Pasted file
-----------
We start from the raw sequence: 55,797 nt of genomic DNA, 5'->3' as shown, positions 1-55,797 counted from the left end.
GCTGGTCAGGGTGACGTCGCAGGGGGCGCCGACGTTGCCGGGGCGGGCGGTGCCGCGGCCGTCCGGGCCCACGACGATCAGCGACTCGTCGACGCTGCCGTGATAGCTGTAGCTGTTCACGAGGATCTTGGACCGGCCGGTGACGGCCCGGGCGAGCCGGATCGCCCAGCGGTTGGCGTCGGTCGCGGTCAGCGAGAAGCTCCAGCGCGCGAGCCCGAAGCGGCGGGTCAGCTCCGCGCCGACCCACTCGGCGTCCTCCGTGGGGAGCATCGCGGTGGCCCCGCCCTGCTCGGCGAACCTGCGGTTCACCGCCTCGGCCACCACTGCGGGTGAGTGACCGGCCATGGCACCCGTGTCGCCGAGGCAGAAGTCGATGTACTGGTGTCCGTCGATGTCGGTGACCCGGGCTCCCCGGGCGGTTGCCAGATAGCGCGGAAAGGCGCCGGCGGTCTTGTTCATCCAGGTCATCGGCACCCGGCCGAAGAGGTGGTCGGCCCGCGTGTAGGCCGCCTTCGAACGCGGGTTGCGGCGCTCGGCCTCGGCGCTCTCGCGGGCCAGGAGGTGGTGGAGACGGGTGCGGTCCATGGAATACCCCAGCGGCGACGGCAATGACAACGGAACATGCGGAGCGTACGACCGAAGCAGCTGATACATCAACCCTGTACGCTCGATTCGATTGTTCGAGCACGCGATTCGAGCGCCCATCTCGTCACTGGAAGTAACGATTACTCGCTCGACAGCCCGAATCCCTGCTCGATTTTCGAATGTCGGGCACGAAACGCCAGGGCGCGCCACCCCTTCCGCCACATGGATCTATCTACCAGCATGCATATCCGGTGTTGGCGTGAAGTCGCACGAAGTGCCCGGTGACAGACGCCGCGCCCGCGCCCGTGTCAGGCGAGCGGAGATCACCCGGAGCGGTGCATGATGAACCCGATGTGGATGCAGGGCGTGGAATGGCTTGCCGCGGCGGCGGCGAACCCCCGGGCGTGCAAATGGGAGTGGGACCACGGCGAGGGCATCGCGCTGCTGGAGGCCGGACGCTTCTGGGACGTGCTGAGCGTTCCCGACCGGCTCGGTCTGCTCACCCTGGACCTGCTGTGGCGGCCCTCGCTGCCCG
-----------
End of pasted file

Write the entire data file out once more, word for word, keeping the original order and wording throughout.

We start from the raw sequence: 55,797 nt of genomic DNA, 5'->3' as shown, positions 1-55,797 counted from the left end.
GCTGGTCAGGGTGACGTCGCAGGGGGCGCCGACGTTGCCGGGGCGGGCGGTGCCGCGGCCGTCCGGGCCCACGACGATCAGCGACTCGTCGACGCTGCCGTGATAGCTGTAGCTGTTCACGAGGATCTTGGACCGGCCGGTGACGGCCCGGGCGAGCCGGATCGCCCAGCGGTTGGCGTCGGTCGCGGTCAGCGAGAAGCTCCAGCGCGCGAGCCCGAAGCGGCGGGTCAGCTCCGCGCCGACCCACTCGGCGTCCTCCGTGGGGAGCATCGCGGTGGCCCCGCCCTGCTCGGCGAACCTGCGGTTCACCGCCTCGGCCACCACTGCGGGTGAGTGACCGGCCATGGCACCCGTGTCGCCGAGGCAGAAGTCGATGTACTGGTGTCCGTCGATGTCGGTGACCCGGGCTCCCCGGGCGGTTGCCAGATAGCGCGGAAAGGCGCCGGCGGTCTTGTTCATCCAGGTCATCGGCACCCGGCCGAAGAGGTGGTCGGCCCGCGTGTAGGCCGCCTTCGAACGCGGGTTGCGGCGCTCGGCCTCGGCGCTCTCGCGGGCCAGGAGGTGGTGGAGACGGGTGCGGTCCATGGAATACCCCAGCGGCGACGGCAATGACAACGGAACATGCGGAGCGTACGACCGAAGCAGCTGATACATCAACCCTGTACGCTCGATTCGATTGTTCGAGCACGCGATTCGAGCGCCCATCTCGTCACTGGAAGTAACGATTACTCGCTCGACAGCCCGAATCCCTGCTCGATTTTCGAATGTCGGGCACGAAACGCCAGGGCGCGCCACCCCTTCCGCCACATGGATCTATCTACCAGCATGCATATCCGGTGTTGGCGTGAAGTCGCACGAAGTGCCCGGTGACAGACGCCGCGCCCGCGCCCGTGTCAGGCGAGCGGAGATCACCCGGAGCGGTGCATGATGAACCCGATGTGGATGCAGGGCGTGGAATGGCTTGCCGCGGCGGCGGCGAACCCCCGGGCGTGCAAATGGGAGTGGGACCACGGCGAGGGCATCGCGCTGCTGGAGGCCGGACGCTTCTGGGACGTGCTGAGCGTTCCCGACCGGCTCGGTCTGCTCACCCTGGACCTGCTGTGGCGGCCCTCGCTGCCCG